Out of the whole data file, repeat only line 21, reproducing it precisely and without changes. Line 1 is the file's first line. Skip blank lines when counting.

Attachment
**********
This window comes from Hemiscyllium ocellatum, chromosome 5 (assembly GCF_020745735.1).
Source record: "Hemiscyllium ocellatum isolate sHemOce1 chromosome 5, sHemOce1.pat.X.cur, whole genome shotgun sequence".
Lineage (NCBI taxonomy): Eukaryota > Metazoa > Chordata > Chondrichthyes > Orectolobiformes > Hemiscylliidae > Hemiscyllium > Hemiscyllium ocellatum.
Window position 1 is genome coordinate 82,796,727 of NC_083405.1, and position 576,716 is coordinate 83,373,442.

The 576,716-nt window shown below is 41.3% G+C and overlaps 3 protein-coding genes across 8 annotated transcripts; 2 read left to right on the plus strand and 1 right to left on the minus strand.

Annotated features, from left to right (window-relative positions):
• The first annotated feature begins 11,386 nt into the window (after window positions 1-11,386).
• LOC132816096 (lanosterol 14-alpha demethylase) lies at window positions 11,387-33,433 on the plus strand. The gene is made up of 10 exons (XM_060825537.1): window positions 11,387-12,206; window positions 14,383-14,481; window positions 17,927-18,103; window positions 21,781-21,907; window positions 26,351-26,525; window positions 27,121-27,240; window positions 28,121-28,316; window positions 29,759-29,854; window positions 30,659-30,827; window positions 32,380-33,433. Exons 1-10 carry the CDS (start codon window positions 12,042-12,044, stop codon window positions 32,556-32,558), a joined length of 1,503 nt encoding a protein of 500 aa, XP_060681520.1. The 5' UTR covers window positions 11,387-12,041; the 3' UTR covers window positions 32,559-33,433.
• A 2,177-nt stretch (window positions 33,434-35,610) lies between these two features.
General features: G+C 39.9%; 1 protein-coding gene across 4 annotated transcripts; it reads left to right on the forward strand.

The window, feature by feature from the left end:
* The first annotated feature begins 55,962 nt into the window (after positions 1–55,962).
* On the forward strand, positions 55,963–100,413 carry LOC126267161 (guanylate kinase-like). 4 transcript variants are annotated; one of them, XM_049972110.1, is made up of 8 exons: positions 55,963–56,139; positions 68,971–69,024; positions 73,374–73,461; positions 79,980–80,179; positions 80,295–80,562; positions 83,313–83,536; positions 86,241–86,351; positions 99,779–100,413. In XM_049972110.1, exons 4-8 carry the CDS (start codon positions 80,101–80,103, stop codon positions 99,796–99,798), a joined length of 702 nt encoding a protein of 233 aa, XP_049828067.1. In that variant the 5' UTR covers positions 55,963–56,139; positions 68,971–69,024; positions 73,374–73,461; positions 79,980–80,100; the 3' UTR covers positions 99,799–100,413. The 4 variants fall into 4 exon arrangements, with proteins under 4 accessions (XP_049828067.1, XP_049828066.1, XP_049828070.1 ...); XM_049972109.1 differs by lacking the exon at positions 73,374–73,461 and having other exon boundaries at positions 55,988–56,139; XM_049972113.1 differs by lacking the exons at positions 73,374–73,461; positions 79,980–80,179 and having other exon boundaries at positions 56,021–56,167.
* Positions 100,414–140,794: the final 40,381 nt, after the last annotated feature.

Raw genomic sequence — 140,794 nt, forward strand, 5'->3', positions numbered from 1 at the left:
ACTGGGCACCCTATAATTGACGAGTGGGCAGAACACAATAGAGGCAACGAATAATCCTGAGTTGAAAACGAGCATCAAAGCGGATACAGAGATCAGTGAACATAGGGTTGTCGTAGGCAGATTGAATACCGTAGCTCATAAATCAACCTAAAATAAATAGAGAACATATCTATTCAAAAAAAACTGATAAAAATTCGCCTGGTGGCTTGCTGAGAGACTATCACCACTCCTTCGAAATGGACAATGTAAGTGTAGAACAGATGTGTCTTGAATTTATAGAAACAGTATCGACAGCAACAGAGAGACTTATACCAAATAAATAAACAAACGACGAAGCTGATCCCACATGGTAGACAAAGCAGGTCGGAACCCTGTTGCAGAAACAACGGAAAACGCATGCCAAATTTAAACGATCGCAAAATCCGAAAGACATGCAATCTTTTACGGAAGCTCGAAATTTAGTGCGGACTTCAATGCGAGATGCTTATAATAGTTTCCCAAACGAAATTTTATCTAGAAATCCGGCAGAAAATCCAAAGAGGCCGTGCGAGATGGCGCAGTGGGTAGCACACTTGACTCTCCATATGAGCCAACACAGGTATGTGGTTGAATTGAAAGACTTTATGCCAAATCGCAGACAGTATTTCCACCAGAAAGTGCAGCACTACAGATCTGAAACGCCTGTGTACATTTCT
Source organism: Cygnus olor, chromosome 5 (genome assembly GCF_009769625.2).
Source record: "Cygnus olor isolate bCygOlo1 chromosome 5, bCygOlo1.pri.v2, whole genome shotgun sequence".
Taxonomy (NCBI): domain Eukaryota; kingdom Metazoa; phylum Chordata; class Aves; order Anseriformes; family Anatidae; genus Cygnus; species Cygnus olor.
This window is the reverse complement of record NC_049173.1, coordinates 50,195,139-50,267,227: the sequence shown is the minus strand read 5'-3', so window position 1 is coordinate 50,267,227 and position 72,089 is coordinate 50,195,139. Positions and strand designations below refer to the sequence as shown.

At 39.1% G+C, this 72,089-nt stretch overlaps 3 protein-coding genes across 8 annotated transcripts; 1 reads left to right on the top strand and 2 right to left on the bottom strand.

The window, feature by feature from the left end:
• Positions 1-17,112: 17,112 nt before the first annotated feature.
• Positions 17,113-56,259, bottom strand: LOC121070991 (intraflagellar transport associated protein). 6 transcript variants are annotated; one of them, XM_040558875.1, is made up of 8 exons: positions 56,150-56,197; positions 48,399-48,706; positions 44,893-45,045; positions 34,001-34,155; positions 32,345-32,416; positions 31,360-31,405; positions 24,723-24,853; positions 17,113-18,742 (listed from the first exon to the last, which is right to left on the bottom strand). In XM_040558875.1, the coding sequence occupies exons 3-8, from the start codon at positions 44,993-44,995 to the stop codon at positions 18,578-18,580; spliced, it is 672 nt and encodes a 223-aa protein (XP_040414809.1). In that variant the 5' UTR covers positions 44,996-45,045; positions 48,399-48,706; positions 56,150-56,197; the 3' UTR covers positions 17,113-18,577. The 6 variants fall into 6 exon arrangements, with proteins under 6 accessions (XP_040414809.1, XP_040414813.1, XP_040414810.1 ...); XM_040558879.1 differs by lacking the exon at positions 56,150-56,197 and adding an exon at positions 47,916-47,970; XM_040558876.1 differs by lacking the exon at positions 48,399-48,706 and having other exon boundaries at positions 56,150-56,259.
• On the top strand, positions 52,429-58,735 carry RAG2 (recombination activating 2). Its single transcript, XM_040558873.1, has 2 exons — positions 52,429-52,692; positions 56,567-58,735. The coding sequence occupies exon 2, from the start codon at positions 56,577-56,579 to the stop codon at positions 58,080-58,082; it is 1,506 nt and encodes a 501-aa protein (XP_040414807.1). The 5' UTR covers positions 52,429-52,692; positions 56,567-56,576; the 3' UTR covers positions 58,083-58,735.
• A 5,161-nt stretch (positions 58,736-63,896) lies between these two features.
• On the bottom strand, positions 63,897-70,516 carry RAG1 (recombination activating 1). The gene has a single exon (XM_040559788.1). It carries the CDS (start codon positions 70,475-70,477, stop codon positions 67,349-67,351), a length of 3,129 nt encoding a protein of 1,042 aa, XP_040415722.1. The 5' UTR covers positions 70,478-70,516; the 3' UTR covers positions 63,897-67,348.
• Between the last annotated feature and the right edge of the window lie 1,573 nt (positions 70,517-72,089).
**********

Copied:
At 39.1% G+C, this 72,089-nt stretch overlaps 3 protein-coding genes across 8 annotated transcripts; 1 reads left to right on the top strand and 2 right to left on the bottom strand.